WASHINGTON -- President Bill Clinton's 1996 State of the Union speech may be the moment when Republicans realized that shutting down the government had not been a good idea.
That speech is best remembered for when Clinton declared that the "era of big government is over."
But it was also when Clinton shamed the GOP for the two government shutdowns of 1995 and 1996 that went on for a total of 28 days.
Sitting in the first lady's box for the State of the Union address on Jan. 23 was Richard Dean, a heroic public servant who risked his life to save others during the Oklahoma City bombing. Clinton honored his service, and the entire chamber applauded him. From his speech:
I'd like to give you one example. His name is Richard Dean. He is a 49 year-old Vietnam veteran who's worked for the Social Security Administration for 22 years now. Last year he was hard at work in the Federal Building in Oklahoma City when the blast killed 169 people and brought the rubble down all around him. He reentered that building four times. He saved the lives of three women. He's here with us this evening, and I want to recognize Richard and applaud both his public service and his extraordinary personal heroism.
But then Clinton delivered his kicker: Dean had been furloughed during the government shutdown. His call for Congress to never again shut down the government received loud, boisterous cheers from Democrats, leaving House Speaker Newt Gingrich (R-Ga.) sitting on the podium awkwardly:
But Richard Dean's story doesn't end there. This last November, he was forced out of his office when the government shut down. And the second time the government shut down he continued helping Social Security recipients, but he was working without pay.
On behalf of Richard Dean and his family, and all the other people who are out there working every day doing a good job for the American people, I challenge all of you in this Chamber: Never, ever shut the federal government down again.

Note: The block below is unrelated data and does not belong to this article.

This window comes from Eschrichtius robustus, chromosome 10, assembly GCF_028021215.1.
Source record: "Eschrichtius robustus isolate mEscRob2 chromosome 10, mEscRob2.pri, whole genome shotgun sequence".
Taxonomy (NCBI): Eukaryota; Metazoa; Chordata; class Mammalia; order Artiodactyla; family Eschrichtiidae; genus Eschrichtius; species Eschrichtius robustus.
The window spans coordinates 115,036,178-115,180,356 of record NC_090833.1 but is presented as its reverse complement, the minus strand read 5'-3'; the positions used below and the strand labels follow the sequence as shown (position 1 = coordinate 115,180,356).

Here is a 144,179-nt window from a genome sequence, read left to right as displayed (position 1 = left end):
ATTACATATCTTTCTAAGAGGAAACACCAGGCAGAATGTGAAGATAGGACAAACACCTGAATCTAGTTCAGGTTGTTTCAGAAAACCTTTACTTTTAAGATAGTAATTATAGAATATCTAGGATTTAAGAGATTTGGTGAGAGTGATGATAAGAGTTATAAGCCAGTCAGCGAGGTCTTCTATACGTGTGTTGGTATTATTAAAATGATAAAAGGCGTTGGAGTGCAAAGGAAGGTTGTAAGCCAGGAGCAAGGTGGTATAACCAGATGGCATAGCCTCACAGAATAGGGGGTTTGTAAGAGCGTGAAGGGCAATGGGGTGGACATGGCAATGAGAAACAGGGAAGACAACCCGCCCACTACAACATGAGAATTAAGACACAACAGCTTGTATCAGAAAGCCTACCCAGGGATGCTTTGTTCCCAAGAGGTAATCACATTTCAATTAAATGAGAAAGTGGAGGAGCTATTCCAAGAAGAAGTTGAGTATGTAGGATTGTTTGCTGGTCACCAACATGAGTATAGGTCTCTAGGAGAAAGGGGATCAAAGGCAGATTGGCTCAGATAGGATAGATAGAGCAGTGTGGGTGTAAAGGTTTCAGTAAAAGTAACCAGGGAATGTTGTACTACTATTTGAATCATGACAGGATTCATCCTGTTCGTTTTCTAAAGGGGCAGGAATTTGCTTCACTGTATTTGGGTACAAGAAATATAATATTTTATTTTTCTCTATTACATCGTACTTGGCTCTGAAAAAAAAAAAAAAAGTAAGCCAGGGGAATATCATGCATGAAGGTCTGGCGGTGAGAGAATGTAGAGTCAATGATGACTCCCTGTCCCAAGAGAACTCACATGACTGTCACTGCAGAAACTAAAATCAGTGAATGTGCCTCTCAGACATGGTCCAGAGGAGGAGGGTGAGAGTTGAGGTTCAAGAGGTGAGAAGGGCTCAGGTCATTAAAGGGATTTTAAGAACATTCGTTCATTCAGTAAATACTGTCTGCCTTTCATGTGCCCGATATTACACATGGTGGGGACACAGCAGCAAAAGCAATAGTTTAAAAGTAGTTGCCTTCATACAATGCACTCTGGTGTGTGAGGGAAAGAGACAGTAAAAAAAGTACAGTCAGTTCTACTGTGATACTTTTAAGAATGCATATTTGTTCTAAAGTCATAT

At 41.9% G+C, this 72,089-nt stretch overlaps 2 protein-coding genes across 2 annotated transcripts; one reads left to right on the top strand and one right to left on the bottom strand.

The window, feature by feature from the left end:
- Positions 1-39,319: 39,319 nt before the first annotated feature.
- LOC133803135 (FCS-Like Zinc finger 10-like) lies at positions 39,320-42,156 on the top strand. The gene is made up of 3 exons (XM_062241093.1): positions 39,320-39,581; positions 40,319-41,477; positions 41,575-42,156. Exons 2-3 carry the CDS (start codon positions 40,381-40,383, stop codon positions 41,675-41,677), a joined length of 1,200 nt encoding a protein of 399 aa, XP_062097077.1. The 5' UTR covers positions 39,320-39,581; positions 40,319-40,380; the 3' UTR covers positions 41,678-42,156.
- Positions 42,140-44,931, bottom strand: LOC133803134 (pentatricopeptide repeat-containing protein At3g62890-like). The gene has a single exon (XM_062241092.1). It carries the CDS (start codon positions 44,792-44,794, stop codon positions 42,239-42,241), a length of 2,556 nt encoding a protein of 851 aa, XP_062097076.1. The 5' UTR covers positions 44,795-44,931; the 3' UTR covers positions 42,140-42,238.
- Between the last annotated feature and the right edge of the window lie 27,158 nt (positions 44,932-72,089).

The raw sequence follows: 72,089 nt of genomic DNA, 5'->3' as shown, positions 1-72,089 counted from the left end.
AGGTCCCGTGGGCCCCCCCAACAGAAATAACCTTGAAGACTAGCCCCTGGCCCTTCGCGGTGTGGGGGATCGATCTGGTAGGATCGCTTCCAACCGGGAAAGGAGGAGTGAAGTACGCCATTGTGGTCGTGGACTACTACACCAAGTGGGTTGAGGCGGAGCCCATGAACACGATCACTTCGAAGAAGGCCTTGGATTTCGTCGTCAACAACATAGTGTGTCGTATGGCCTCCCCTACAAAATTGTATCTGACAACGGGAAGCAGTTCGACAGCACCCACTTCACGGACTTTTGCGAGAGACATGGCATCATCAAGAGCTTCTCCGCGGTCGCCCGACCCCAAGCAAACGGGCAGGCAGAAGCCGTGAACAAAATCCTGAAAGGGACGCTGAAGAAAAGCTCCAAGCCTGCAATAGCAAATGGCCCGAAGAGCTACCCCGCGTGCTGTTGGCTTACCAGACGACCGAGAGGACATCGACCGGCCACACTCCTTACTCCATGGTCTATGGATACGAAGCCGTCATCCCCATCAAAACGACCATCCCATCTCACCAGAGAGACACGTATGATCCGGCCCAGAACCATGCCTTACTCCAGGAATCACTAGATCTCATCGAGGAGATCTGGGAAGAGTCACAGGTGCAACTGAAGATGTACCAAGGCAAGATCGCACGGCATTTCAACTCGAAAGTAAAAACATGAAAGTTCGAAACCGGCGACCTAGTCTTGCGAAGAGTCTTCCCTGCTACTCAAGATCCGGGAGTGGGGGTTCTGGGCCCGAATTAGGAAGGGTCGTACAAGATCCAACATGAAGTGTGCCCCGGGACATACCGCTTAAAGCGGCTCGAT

The Huffington Post reached out to Dean for an interview, but he declined.
The ensuing coverage declared Clinton's speech a success, and panned the GOP response from Senate Majority Leader Bob Dole (R-Kan.).
"President Clinton's conciliatory-sounding State of the Union speech and Majority Leader Bob Dole's sharply partisan response gave Americans an unprecedented preview of the presidential contest most likely to unfold this fall. ... Dole and his fellow Republicans had been -- there's no nice way to put this -- sandbagged by the president," read the San Jose Mercury News' front-page story the following day.
"President Clinton ate the Republicans' supper Tuesday night, but House Speaker Newt Gingrich and Sen. Bob Dole wound up with heartburn," wrote Chicago Sun-Times syndicated columnist Carl Rowan two days later.
A Miami Herald editorial on Jan. 29 concluded: "Americans got the message; so did the Republicans who control Congress. The House and Senate on Friday quickly passed a stopgap budget averting a third shutdown. Displaying his enviable talent for crafting victory phrases even in retreat, House Speaker Newt Gingrich dubbed the legislation 'The Balanced Budget Down-Payment Act.'"
And there was no doubt that House Republican Whip Tom DeLay (R-Texas) realized that politically, Clinton had won. According to the 1997 book Mirage by George Hager and Eric Pianin, DeLay had gone home and rewatched the State of the Union speech at 1:30 a.m.
"Tom DeLay screamed at Bill Clinton, fighting the urge to throw something," wrote Hager and Pianin. They said he sat "raging at his television set, calling Clinton a 'lying, disingenuous, smarmy son of a bitch.'"
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